Endorsements, Recommendations & Referrals, Oh My!

phoneBlogger co-founder, Mark Bullock, explains the effect of referrals.{2:42 minutes to read} When speaking with clients in respect to their marketing efforts, I see a lot of endorsements or recommendations – that are referred to as referrals.

What’s the Difference?

If you and I are talking and I say, “Oh, you should talk to Mary Jane about your problem. She’s an attorney over at such-and-such law firm,” my suggestion is a recommendation.

If I were to say, “I know this person, Mary Jane, and she’s a really good attorney in this field,” that’s an endorsement.

A referral would be a bit more formal: “Here’s Mary Jane’s number. I’d recommend you consider her to help you with your issue, and I encourage you to reach out to her.”

A more solid referral is an introduction.

I hear from clients and other people who know us that they referred us to someone, and we really appreciate and like that. But I suspect much of the time, because the person they referred doesn’t always call or contact us in any way, that it was more of an endorsement or recommendation rather than a referral; and this could be happening to you with your referral sources.

To make sure the connection happens, I suggest taking the recommendation a step further and turning it into an introduction. In some businesses and professional services, that introduction may seem a little uncomfortable or may not be appropriate, so take that into consideration. But many times what may seem inappropriate may become appropriate, if you ask the person you’ll be referring if you can make the introduction via email, LinkedIn, etc., thereby getting their permission to be referred. For example: “May I introduce you to Mary Jane via email?”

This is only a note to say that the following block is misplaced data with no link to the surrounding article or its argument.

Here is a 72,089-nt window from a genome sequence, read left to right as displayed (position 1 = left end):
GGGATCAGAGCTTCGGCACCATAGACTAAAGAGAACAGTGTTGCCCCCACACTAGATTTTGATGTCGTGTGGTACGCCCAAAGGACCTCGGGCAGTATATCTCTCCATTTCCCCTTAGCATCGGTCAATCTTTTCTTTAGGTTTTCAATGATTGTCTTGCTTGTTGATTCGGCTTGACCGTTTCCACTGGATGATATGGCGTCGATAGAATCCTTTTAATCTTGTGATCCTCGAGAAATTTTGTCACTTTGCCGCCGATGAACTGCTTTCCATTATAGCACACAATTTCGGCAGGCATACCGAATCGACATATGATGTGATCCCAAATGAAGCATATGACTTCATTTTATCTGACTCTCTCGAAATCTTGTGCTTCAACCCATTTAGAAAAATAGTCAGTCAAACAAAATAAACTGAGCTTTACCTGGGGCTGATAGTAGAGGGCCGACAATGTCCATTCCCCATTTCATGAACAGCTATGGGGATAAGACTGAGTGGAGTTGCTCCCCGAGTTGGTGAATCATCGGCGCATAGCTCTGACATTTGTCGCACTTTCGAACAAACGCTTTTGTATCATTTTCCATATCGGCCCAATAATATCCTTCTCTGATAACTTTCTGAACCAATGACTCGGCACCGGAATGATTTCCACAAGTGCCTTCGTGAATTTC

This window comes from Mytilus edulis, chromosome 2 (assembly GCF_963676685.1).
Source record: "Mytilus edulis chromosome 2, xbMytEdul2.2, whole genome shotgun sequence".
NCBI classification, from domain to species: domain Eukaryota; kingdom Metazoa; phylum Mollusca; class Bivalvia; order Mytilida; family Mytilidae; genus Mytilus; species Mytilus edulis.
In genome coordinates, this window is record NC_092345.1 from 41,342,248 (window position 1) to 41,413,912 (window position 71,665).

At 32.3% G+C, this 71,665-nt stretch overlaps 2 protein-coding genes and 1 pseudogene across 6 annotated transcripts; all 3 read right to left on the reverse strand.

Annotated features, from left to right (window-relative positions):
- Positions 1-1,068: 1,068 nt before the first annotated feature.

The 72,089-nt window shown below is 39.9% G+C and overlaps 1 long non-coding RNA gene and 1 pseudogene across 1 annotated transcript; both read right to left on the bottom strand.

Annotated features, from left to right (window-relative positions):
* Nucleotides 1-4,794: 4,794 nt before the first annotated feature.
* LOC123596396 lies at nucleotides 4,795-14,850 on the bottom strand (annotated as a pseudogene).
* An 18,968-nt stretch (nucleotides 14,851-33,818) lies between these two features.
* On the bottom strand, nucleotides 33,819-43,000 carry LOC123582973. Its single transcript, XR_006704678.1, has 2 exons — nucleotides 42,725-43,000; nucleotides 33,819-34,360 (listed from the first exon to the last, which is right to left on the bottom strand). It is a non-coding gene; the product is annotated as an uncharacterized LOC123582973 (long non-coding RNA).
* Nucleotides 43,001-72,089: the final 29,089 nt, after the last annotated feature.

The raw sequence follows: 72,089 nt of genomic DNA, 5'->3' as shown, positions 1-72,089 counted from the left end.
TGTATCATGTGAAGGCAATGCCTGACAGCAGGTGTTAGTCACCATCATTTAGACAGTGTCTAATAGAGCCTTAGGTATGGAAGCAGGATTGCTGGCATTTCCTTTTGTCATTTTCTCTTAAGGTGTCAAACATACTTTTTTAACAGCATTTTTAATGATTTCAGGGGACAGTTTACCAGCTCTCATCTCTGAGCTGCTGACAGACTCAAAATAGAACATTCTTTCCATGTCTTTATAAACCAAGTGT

Recommendations and endorsements are great, but not as valuable as ensuring the connection takes place. Making an introduction, rather than just passing on the referee’s information without their knowledge, is a much more solid way of making a connection.

It’s referrals – more than recommendations or endorsements – that get new clients.

How do you coach your referral sources to refer you? I’d love to hear your thoughts in the Leave a Reply box below.

Making Sense of Google+ Profiles and Pages to Best Promote Your Business-Related Articles


Mark Bullock
Telephone: (631) 754-0800
Email: Mark@phoneBlogger.net


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One Response to Endorsements, Recommendations & Referrals, Oh My!

  • avatar
    Vikram Rajan says:

    NOTE: LinkedIn uses these terms differently, with specific definitions……

    ENDORSEMENTS: LinkedIn refers to those Profile “Skills” thumbs-up as Endorsements. Have you been endorsed for anything that you don’t do? There’s a quick way to edit WHO endorsed you, WHAT they endorsed you for, and to HIDE or TURN OFF LinkedIn Endorsements altogether; email me at vik@phoneBlogger.net, and I’ll show you.

    RECOMMENDATIONS: LinkedIn refers to the written testimonials that appear on Profiles Recommendations. You can ask colleagues for them, and you must first approve them, or reject with comment. Often when you approve a Recommendation, LinkedIn will prompt you to reciprocate.

    INTRODUCTIONS: As Mark says, introductions are more powerful than referrals. And LinkedIn agrees (sort of): When you mouse-over the the Contact area of a Profile, it’ll offer you to Introduce that person to others. You can use this to forward a profile onto someone, yet the Profile owner (the one you’re introducing) isn’t notified…. of course, you could just cc those 2 by email (using LinkedIn bios as a reference).

    ~ Vik @ phoneBlogger.net

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